Seattle, United States

Benaroya Research Institute

www.benaroyaresearch.org
Seattle, United States

Benaroya Research Institute is a Seattle, Washington non-profit organization which conducts autoimmune disease medical research. It is housed at Virginia Mason Medical Center. Wikipedia.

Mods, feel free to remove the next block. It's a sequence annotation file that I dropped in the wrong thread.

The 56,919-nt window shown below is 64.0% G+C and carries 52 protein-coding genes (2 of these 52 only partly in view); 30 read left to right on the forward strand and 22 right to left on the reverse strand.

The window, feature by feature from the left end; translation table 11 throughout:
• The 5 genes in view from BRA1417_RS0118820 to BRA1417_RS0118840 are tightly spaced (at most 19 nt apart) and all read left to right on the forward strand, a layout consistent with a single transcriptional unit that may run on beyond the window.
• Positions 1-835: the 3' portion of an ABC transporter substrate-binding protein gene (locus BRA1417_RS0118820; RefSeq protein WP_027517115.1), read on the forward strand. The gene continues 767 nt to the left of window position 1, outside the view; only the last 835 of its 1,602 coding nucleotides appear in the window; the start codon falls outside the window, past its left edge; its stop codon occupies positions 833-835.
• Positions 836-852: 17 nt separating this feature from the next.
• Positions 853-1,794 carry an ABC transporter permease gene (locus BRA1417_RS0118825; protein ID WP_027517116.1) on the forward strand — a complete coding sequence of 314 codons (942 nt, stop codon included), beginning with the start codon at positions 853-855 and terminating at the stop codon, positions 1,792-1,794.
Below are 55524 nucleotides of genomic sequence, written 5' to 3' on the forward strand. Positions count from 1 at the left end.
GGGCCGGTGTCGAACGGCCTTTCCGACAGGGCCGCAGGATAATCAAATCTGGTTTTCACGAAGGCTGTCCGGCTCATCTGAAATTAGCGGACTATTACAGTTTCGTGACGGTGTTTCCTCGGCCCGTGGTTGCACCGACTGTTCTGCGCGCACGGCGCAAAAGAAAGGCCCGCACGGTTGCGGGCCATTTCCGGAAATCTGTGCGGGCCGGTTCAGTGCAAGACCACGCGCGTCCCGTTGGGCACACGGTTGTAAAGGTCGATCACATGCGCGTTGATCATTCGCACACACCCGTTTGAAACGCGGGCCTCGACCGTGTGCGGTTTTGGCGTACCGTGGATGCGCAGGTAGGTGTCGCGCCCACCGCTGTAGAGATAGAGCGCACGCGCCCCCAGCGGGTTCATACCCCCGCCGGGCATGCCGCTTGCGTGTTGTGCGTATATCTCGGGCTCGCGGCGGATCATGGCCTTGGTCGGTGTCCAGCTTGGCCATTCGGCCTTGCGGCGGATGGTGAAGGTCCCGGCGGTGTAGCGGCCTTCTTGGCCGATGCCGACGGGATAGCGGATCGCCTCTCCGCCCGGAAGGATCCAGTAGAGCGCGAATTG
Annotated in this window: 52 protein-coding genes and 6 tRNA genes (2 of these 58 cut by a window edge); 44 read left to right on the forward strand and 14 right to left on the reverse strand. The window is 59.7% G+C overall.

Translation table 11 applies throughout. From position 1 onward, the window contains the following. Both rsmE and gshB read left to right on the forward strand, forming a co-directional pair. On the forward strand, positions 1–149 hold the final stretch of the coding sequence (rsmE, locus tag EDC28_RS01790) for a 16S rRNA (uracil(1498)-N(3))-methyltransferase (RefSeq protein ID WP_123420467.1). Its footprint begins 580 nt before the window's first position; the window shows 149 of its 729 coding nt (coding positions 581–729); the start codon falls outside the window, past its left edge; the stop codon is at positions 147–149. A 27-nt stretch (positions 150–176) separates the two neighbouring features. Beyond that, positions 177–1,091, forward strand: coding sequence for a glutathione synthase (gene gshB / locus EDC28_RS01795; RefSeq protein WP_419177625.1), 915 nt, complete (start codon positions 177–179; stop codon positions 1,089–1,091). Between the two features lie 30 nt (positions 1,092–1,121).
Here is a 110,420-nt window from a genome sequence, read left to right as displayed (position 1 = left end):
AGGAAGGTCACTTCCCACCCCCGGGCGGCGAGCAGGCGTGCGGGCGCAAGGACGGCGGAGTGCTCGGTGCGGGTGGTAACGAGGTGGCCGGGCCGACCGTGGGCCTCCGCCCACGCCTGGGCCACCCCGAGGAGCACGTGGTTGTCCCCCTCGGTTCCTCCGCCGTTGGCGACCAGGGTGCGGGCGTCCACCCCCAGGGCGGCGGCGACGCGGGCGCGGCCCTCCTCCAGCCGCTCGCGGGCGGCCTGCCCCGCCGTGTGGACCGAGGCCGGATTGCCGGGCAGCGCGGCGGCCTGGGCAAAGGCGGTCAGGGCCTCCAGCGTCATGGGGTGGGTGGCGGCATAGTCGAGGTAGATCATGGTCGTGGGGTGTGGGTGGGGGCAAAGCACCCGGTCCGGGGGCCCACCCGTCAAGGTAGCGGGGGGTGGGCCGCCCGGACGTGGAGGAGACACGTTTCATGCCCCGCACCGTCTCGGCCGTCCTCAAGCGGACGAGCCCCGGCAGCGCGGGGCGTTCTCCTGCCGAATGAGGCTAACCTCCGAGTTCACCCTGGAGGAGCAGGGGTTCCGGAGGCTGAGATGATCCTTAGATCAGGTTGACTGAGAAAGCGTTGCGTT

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BRISBANE, Calif.--(BUSINESS WIRE)--Aimmune Therapeutics, Inc. (Nasdaq:AIMT), today announced the enrollment of its first patient in the Phase 3 RAMSES (ARC007) clinical trial of AR101 for treatment of peanut allergy. AR101 is Aimmune’s investigational biologic oral immunotherapy for desensitization of patients with peanut allergy. The Real-World AR101 Market-Supporting Experience Study in Peanut-Allergic Children Age 4-17 Years, or RAMSES (ARC007), trial is designed to gain experience with AR101 in a real-world setting, without the use of a double-blind, placebo-controlled food challenge (DBPCFC) to confirm peanut allergy. It will assess the safety and tolerability of AR101 versus placebo. The trial follows the same up-dosing and maintenance protocol as Aimmune’s ongoing Phase 3 PALISADE trial, taking place in the United States, Canada, and eight countries in Europe. “The peanut-allergic patients in my practice have been highly motivated to participate in Aimmune’s clinical trials. They’re looking for access to a potential treatment, since peanut allergy patients are at risk for life-threatening anaphylaxis and have to take extra caution with eating. My patients have been happy to have the opportunity to participate in these clinical trials and help with the effort which may lead to an approved product to treat their problem,” said Stanley M. Fineman, M.D., Atlanta Asthma & Allergy. “Not requiring the diagnostic food challenge requirement is more consistent with the way we practice, where the diagnosis of peanut allergy is typically made based on a strong clinical history and corroborating positive skin prick tests and/or elevated blood levels of peanut antibodies.” RAMSES (ARC007) is a randomized, double-blind, placebo-controlled trial enrolling approximately 440 peanut-allergic patients ages 4–17 at multiple sites in the United States and Canada. Patient selection is based on stringent entry criteria, including a well-documented medical history of IgE-mediated reactions to peanut (including anaphylaxis), skin reactivity, and analyses of peanut-specific allergic antibodies. The trial will monitor treatment-emergent adverse events during a six-month up-dosing period, and then, after unblinding, follow patients for at least six months on the maintenance dose of 300 mg of AR101 per day. Aimmune anticipates that the absence of an entry food challenge may improve the tolerability profile of AR101 in early stages of dosing by removing exposure to high levels of peanut allergen that may otherwise prime the immune system prior to treatment. “We’re conducting our RAMSES trial not only to support regulatory filings and real-world market understanding, but also to test whether removing the entry food challenge can lead to improved tolerability of AR101 during early up-dosing. Recent data from our collaborator Dr. Erik Wambre and his colleagues at the Benaroya Research Institute on PALISADE patient samples support the idea that the food challenge may activate the immune system and thus increase the risk of additional allergic reactions in the early up-dosing period that follows,” said Aimmune CMO, Daniel Adelman, M.D. “Also, while some studies1,2 have shown that food allergy patients and caregivers report improvements in quality of life following food challenges, regardless of outcome, the process can be emotionally tough. We’ve been hearing a lot of enthusiasm from our PALISADE sites about starting RAMSES, and many of them have waitlisted patients who are eager to participate in the trial.” For more information about the RAMSES (ARC007) trial, please see: Aimmune Therapeutics, Inc., is a clinical-stage biopharmaceutical company developing treatments for life-threatening food allergies. The company’s Characterized Oral Desensitization ImmunoTherapy (CODIT™) approach is intended to achieve meaningful levels of protection by desensitizing patients with defined, precise amounts of key allergens. Aimmune’s first investigational biologic product using CODIT™, AR101 for the treatment of peanut allergy, has received the FDA’s Breakthrough Therapy Designation for the desensitization of peanut-allergic patients 4-17 years of age and is currently being evaluated in Phase 3 clinical trials. For more information, please see www.aimmune.com. 1. Franxman TJ, Howe L, Teich E, Greenhawt MJ. Oral food challenge and food allergy quality of life in caregivers of children with food allergy. Journal of Allergy and Clinical Immunology: In Practice 2015; 3:50. 2. van der Velde, J.L., Flokstra-de Blok, B.M., de Groot, H., Oude-Elberink, J.N., Kerkhof, M., Duiverman, E.J. et al, Food allergy-related quality of life after double-blind, placebo-controlled food challenges in adults, adolescents, and children. Journal of Allergy and Clinical Immunology 2012; 130:1136–1143.e2. Statements contained in this press release regarding matters that are not historical facts are “forward-looking statements” within the meaning of the Private Securities Litigation Reform Act of 1995. Because such statements are subject to risks and uncertainties, actual results may differ materially from those expressed or implied by such forward-looking statements. Such statements include, but are not limited to, statements regarding: Aimmune’s expectations for its RAMSES clinical trial of AR101, including the expectation that the absence of a food challenge in the trial may improve the tolerability of AR101; Aimmune’s expectations regarding the potential benefits of AR101; and Aimmune’s expectations regarding potential applications of the CODIT™ approach to treating life-threatening food allergies. Risks and uncertainties that contribute to the uncertain nature of the forward-looking statements include: the expectation that Aimmune will need additional funds to finance its operations; the company’s ability to initiate and/or complete clinical trials; the unpredictability of the regulatory process; the possibility that Aimmune’s clinical trials will not be successful; Aimmune’s dependence on the success of AR101; the company’s reliance on third parties for the manufacture of the company’s product candidates; possible regulatory developments in the United States and foreign countries; and the company’s ability to attract and retain senior management personnel. These and other risks and uncertainties are described more fully in Aimmune's most recent filings with the Securities and Exchange Commission, including its Quarterly Report on Form 10-Q for the quarter ended March 31, 2017. All forward-looking statements contained in this press release speak only as of the date on which they were made. Aimmune undertakes no obligation to update such statements to reflect events that occur or circumstances that exist after the date on which they were made. This press release concerns a product that is under clinical investigation and that has not yet been approved for marketing by the U.S. Food and Drug Administration (FDA) or the European Medicines Agency (EMA). It is currently limited to investigational use, and no representation is made as to its safety or effectiveness for the purposes for which it is being investigated.